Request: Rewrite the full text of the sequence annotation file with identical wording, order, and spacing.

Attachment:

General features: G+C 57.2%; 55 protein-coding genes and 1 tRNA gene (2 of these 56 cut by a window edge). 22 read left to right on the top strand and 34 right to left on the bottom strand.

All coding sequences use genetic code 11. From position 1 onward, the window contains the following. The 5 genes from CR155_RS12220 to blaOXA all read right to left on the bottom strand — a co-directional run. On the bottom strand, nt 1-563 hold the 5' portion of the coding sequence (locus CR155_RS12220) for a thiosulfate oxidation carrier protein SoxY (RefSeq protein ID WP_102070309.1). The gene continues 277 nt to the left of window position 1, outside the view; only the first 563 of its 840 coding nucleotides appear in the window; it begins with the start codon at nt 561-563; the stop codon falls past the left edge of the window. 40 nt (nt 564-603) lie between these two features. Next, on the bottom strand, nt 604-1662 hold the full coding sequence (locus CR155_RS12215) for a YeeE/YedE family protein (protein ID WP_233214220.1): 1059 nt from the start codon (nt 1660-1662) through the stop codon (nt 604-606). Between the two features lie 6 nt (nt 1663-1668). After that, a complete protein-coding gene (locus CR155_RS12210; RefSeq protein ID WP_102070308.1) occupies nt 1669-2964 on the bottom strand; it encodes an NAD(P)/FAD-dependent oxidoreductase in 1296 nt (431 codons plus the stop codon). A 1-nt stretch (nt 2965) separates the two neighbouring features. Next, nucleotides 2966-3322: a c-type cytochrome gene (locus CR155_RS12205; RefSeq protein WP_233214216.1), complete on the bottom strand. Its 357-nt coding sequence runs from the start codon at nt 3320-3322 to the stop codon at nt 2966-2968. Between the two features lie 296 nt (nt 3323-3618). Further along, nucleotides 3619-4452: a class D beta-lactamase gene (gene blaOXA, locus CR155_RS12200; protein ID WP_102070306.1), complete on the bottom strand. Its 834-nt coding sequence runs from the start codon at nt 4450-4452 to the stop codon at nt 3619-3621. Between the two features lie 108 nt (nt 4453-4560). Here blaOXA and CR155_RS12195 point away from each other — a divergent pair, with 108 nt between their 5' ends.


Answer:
General features: G+C 57.2%; 55 protein-coding genes and 1 tRNA gene (2 of these 56 cut by a window edge). 22 read left to right on the top strand and 34 right to left on the bottom strand.

All coding sequences use genetic code 11. From position 1 onward, the window contains the following. The 5 genes from CR155_RS12220 to blaOXA all read right to left on the bottom strand — a co-directional run. On the bottom strand, nt 1-563 hold the 5' portion of the coding sequence (locus CR155_RS12220) for a thiosulfate oxidation carrier protein SoxY (RefSeq protein ID WP_102070309.1). The gene continues 277 nt to the left of window position 1, outside the view; only the first 563 of its 840 coding nucleotides appear in the window; it begins with the start codon at nt 561-563; the stop codon falls past the left edge of the window. 40 nt (nt 564-603) lie between these two features. Next, on the bottom strand, nt 604-1662 hold the full coding sequence (locus CR155_RS12215) for a YeeE/YedE family protein (protein ID WP_233214220.1): 1059 nt from the start codon (nt 1660-1662) through the stop codon (nt 604-606). Between the two features lie 6 nt (nt 1663-1668). After that, a complete protein-coding gene (locus CR155_RS12210; RefSeq protein ID WP_102070308.1) occupies nt 1669-2964 on the bottom strand; it encodes an NAD(P)/FAD-dependent oxidoreductase in 1296 nt (431 codons plus the stop codon). A 1-nt stretch (nt 2965) separates the two neighbouring features. Next, nucleotides 2966-3322: a c-type cytochrome gene (locus CR155_RS12205; RefSeq protein WP_233214216.1), complete on the bottom strand. Its 357-nt coding sequence runs from the start codon at nt 3320-3322 to the stop codon at nt 2966-2968. Between the two features lie 296 nt (nt 3323-3618). Further along, nucleotides 3619-4452: a class D beta-lactamase gene (gene blaOXA, locus CR155_RS12200; protein ID WP_102070306.1), complete on the bottom strand. Its 834-nt coding sequence runs from the start codon at nt 4450-4452 to the stop codon at nt 3619-3621. Between the two features lie 108 nt (nt 4453-4560). Here blaOXA and CR155_RS12195 point away from each other — a divergent pair, with 108 nt between their 5' ends.